In which Annie (high school teacher, mother of two young girls and a younger boy) and her aunt Deborah (children's bookseller, mother of two young women in their 20s) discuss children's books and come up with annotated lists.

Tuesday, August 7, 2012


Dear Aunt Debbie,

Your lovely post about sisters in picture books made me think immediately of a couple of new additions to our bookshelves, which aren't technically about sisters, but have very much a sisterly feel.

I'm talking here about Bink & Gollie and its sequel, Bink & Gollie: Two For One, by Kate DiCamillo and Alison McGhee, illustrated by Tony Fucile.  I mention the illustrator right off the bat because these books are so illustrated as to feel almost like graphic novels, though their structure is more early-reader: each book contains three stand-alone stories, loosely linked.

Bink and Gollie are best friends: Bink is the small, wild-haired blonde; Gollie the tall, thin, and hyper-articulate brunette.  You can imagine how easily my own tall, brown-haired Eleanor and smaller, blonder Isabel see themselves in this pairing.  There is no mention of either girl's family; though they are clearly kids, they seem to live in small individual houses close to each other.  Bink's house is classic one-room-house-shaped, while Gollie's is a far more modern structure, spare of furniture, perched up in the top of a tree.  The setting feels a little like the houses of the various animals in Winnie The Pooh, an impression that grew on me as I noticed each girl pretty much makes and eats only one thing (peanut butter sandwiches for Bink, pancakes for Gollie).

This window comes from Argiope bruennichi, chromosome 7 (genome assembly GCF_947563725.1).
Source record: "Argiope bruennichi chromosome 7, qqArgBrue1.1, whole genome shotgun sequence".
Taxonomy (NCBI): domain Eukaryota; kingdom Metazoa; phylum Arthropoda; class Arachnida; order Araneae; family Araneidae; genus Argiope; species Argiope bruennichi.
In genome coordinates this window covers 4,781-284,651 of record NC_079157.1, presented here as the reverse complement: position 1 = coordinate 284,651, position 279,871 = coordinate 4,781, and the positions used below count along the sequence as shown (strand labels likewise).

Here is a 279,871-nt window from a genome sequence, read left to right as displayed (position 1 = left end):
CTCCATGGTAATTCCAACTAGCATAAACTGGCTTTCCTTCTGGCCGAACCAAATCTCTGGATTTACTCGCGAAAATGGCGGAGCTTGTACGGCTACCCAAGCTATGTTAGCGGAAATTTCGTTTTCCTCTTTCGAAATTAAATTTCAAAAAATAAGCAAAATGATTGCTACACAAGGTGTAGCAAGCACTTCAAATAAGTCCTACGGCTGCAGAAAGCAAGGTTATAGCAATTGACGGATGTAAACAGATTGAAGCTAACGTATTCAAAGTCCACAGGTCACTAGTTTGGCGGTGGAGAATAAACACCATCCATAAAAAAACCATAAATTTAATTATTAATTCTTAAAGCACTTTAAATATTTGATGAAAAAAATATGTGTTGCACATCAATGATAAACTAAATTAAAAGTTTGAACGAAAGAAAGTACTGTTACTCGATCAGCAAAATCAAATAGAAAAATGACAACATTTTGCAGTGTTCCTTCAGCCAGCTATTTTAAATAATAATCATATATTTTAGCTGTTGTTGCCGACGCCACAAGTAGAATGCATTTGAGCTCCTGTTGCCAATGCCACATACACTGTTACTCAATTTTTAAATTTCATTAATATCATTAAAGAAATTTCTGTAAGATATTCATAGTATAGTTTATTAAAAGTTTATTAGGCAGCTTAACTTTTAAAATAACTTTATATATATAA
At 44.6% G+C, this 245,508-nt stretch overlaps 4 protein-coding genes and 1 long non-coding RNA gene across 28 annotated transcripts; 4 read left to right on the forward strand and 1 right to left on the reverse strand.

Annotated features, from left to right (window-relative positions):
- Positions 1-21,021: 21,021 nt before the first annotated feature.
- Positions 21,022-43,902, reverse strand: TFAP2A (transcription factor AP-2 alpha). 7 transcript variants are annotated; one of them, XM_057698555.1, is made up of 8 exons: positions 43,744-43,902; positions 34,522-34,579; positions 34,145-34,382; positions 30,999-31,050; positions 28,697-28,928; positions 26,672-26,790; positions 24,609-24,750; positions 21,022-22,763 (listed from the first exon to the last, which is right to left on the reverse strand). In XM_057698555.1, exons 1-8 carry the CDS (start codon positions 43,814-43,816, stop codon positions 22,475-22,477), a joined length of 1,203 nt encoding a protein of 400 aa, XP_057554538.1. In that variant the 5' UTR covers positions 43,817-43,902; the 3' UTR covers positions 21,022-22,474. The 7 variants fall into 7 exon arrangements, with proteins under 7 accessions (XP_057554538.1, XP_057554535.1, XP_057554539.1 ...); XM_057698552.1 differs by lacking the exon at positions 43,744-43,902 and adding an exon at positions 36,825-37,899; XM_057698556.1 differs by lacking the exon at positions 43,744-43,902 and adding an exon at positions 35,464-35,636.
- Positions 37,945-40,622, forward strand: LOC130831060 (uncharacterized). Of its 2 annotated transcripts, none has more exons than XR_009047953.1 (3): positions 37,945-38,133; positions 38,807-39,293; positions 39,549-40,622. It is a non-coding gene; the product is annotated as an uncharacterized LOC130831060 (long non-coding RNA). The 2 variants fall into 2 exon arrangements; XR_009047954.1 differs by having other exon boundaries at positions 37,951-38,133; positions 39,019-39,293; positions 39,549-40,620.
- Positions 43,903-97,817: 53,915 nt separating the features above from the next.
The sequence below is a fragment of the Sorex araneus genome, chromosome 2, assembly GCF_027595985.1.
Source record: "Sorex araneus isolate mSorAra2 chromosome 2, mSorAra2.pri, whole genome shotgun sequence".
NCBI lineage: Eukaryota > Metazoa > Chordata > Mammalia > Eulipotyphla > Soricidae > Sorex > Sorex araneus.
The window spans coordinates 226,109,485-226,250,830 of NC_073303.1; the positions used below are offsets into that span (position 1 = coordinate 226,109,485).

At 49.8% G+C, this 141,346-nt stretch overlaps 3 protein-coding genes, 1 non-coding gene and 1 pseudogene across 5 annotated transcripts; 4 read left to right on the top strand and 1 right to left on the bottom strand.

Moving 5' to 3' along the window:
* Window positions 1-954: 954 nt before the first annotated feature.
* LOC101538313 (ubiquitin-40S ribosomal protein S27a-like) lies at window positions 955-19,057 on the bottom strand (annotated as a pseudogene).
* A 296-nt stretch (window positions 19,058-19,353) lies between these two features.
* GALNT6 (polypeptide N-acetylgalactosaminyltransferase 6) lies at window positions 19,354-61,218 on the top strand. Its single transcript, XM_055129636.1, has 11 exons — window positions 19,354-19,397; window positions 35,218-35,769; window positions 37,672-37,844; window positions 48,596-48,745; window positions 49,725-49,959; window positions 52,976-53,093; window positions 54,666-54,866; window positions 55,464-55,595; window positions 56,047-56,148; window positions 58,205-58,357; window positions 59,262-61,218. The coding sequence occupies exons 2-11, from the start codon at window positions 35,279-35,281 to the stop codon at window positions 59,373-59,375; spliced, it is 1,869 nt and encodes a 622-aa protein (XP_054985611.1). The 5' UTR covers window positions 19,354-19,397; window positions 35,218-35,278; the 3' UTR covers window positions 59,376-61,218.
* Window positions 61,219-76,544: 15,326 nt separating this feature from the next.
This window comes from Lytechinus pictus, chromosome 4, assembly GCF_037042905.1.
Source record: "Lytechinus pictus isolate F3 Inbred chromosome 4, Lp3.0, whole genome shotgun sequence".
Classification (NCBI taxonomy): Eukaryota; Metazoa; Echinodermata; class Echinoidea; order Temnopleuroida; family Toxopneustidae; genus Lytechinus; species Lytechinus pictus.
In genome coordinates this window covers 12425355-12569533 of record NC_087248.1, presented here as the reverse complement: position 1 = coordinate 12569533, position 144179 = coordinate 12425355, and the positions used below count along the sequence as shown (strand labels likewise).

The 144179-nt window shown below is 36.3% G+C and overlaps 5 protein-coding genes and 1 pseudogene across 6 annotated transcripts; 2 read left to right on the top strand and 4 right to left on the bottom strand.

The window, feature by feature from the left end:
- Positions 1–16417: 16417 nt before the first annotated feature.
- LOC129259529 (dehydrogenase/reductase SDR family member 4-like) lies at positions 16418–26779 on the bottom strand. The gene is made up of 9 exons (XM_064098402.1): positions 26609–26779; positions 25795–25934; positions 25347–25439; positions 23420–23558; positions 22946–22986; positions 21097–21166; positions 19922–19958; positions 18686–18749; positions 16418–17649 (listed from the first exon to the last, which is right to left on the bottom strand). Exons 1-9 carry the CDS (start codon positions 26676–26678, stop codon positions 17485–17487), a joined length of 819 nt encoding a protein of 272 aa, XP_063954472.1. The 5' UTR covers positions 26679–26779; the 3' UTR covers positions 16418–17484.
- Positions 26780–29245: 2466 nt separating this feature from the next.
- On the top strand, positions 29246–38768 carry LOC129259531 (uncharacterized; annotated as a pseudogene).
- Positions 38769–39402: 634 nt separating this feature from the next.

The stories in the first book involve individual desires and ultimate compromise: Gollie detests Bink's new brightly-colored socks, and refuses to make her pancakes until she takes them off; Gollie is on an imaginary adventure climbing the Andes Mountains, but Bink keeps disturbing her when she wants to be alone; Bink gets a new fish and spends so much time caring for him that Gollie gets jealous.  Very sister-like, in the ins and outs of negotiating play together.

What this summary misses is the pleasant loopiness of the dialogue, powered by Gollie's slightly formal tone and vocabulary and Bink's straightforward responses:

"Bink," said Gollie, "the brightness of those socks pains me.  I beg you not to purchase them."
"I can't wait to put them on," said Bink.

They refer to themselves as "marvelous companions."

In the second volume, Bink and Gollie visit a state fair, where Bink tries to throw balls to win a giant donut, and ends up hitting the guy running the stand; Gollie attempts to recite a poem at a talent show and is stymied by stage fright; and both girls go to see a fortune teller. A similar sense of sisterly support permeates these stories as well.

Love to your big sisters from my little ones,


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